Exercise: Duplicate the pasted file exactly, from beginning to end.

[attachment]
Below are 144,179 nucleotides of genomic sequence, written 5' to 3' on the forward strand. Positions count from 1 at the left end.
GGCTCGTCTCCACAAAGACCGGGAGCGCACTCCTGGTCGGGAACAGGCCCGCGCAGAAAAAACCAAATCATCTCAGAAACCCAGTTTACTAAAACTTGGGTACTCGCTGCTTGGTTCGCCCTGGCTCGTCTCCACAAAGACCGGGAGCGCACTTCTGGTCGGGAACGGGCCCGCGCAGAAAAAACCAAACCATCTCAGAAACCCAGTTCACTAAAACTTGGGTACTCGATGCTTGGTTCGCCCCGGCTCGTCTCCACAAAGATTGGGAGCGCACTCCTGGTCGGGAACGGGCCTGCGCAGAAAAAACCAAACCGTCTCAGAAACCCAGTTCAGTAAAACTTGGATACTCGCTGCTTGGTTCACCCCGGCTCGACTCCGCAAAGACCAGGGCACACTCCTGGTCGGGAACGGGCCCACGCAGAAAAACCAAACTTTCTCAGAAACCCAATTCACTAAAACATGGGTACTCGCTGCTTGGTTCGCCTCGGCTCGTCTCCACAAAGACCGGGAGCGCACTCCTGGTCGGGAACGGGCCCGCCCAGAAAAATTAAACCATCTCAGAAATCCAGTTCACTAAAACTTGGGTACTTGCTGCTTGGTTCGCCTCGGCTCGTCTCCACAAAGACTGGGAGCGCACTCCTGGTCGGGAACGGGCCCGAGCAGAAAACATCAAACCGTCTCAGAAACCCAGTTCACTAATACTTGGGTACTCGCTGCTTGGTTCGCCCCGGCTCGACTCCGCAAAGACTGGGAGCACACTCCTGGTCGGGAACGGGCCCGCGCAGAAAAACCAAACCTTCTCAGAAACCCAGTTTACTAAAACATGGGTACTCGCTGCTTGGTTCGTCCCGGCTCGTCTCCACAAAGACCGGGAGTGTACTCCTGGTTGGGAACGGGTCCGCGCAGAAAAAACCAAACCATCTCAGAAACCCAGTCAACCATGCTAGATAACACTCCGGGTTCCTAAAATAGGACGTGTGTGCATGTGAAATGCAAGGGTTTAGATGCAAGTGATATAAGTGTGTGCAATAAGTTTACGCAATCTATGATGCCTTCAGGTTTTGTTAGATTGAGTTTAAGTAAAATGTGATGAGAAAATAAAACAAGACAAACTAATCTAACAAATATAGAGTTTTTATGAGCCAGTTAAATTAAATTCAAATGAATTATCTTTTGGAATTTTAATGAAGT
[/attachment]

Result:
Below are 144,179 nucleotides of genomic sequence, written 5' to 3' on the forward strand. Positions count from 1 at the left end.
GGCTCGTCTCCACAAAGACCGGGAGCGCACTCCTGGTCGGGAACAGGCCCGCGCAGAAAAAACCAAATCATCTCAGAAACCCAGTTTACTAAAACTTGGGTACTCGCTGCTTGGTTCGCCCTGGCTCGTCTCCACAAAGACCGGGAGCGCACTTCTGGTCGGGAACGGGCCCGCGCAGAAAAAACCAAACCATCTCAGAAACCCAGTTCACTAAAACTTGGGTACTCGATGCTTGGTTCGCCCCGGCTCGTCTCCACAAAGATTGGGAGCGCACTCCTGGTCGGGAACGGGCCTGCGCAGAAAAAACCAAACCGTCTCAGAAACCCAGTTCAGTAAAACTTGGATACTCGCTGCTTGGTTCACCCCGGCTCGACTCCGCAAAGACCAGGGCACACTCCTGGTCGGGAACGGGCCCACGCAGAAAAACCAAACTTTCTCAGAAACCCAATTCACTAAAACATGGGTACTCGCTGCTTGGTTCGCCTCGGCTCGTCTCCACAAAGACCGGGAGCGCACTCCTGGTCGGGAACGGGCCCGCCCAGAAAAATTAAACCATCTCAGAAATCCAGTTCACTAAAACTTGGGTACTTGCTGCTTGGTTCGCCTCGGCTCGTCTCCACAAAGACTGGGAGCGCACTCCTGGTCGGGAACGGGCCCGAGCAGAAAACATCAAACCGTCTCAGAAACCCAGTTCACTAATACTTGGGTACTCGCTGCTTGGTTCGCCCCGGCTCGACTCCGCAAAGACTGGGAGCACACTCCTGGTCGGGAACGGGCCCGCGCAGAAAAACCAAACCTTCTCAGAAACCCAGTTTACTAAAACATGGGTACTCGCTGCTTGGTTCGTCCCGGCTCGTCTCCACAAAGACCGGGAGTGTACTCCTGGTTGGGAACGGGTCCGCGCAGAAAAAACCAAACCATCTCAGAAACCCAGTCAACCATGCTAGATAACACTCCGGGTTCCTAAAATAGGACGTGTGTGCATGTGAAATGCAAGGGTTTAGATGCAAGTGATATAAGTGTGTGCAATAAGTTTACGCAATCTATGATGCCTTCAGGTTTTGTTAGATTGAGTTTAAGTAAAATGTGATGAGAAAATAAAACAAGACAAACTAATCTAACAAATATAGAGTTTTTATGAGCCAGTTAAATTAAATTCAAATGAATTATCTTTTGGAATTTTAATGAAGT